This was a solid croissant — maybe a little bit too aggressively crispy, but otherwise quite good.  Still, it worried me a bit; it was good, but very comparable to the better croissants I’ve had back home. Were Paris croissants not going to be as amazing as I had hoped?  The next one I ate answered that question pretty conclusively.

Croissant in Paris, FranceStohrer
And there it is — the croissant perfection I had hoped for.  The contrast between the perfectly crispy exterior and the soft, buttery interior was pure joy in pastry form.  It was actually kind of insane how buttery this was.  I held onto it with the paper bag as I ate it, and by the time I was done that bag was practically transparent.  And yet it didn’t taste greasy at all — just pleasantly buttery in all the best ways.

Croissant in Paris, FranceMaison Decorde
This actually wasn’t on my list of places to check out — apparently most bakeries in Paris are closed on Mondays, so after striking out a couple of times, I wound up at this place completely at random.  And the croissant was pretty good, with a lightly crispy exterior and a mild buttery flavour.  But the texture of the interior was weirdly tough; it was still a pretty good croissant, but this is Paris, so pretty good is actually kind of awful.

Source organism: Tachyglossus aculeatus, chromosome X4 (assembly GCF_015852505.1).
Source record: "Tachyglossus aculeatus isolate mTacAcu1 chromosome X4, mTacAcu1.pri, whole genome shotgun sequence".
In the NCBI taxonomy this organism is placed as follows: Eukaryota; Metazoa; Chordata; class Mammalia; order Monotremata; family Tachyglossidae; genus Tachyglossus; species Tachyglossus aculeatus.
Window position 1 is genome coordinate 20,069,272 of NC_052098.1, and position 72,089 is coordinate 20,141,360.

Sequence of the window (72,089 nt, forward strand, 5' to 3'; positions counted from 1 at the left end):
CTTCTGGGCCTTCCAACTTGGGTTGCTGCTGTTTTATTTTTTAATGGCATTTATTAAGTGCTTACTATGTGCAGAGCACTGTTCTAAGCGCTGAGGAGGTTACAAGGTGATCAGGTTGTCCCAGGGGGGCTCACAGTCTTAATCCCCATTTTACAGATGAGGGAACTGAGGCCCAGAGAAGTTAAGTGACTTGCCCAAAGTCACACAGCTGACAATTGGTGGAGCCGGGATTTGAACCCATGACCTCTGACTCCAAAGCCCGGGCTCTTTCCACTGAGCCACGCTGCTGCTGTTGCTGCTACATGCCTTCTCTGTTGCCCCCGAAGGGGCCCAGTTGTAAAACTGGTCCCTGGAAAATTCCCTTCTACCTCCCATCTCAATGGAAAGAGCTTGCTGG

Croissant in Paris, FranceChatillon Pascal
Easily the daintiest croissant I’ve had, this had an ultra-light, almost ethereal outer layer of crispiness, and a super fluffy interior. It was also a little bit sweeter than the other croissants I’ve had so far. Not mind-blowing, but quite tasty!

Croissant in Paris, FranceBlé Sucré
I actually wasn’t crazy about this one. Though it was mostly okay — nice crackly exterior, fluffy interior — it was the greasiest croissant I’ve ever had.  It left my mouth and lips unpleasantly grease-slicked, like I just took a swig of oil.  And yet it didn’t have a particularly pronounced buttery flavour.

Croissant in Paris, FranceMaison Landemaine
Well, that was extremely middle-of-the-road. It was mostly pretty good — nice and buttery, good interior texture — but it was lacking the exterior crispiness that you’ve gotta have in a great croissant.

Croissant in Paris, FranceCafe Pouchkine
Quite good, but extremely untraditional — aside from the fact that it’s lightly glazed in some kind of syrup, the interior is sprinkled with a small amount of cocoa (I think — there was very little of it, but there did seem to be a mild chocolaty flavour). It’s actually really tasty for what it is, but come on, man. Don’t mess with the croissant. Also: at two Euros, this was the most expensive croissant I’ve had by far.

Croissant in Paris, FranceEric Kayser

Croissant in Paris, FranceDominique Saibron
I actually had to stand in a pretty long line for this one, so I had high hopes that it would be something special. And though it was one of the better croissants that I had in Paris, the exterior crispiness wasn’t quite there.

All in all, it might seem like I’m pretty negative on a lot of these croissants.  I was being tough on them, being in Paris and all, but I’d be happy to eat any one of them back home.  I did peak early though — the best croissant was easily the one from Stohrer.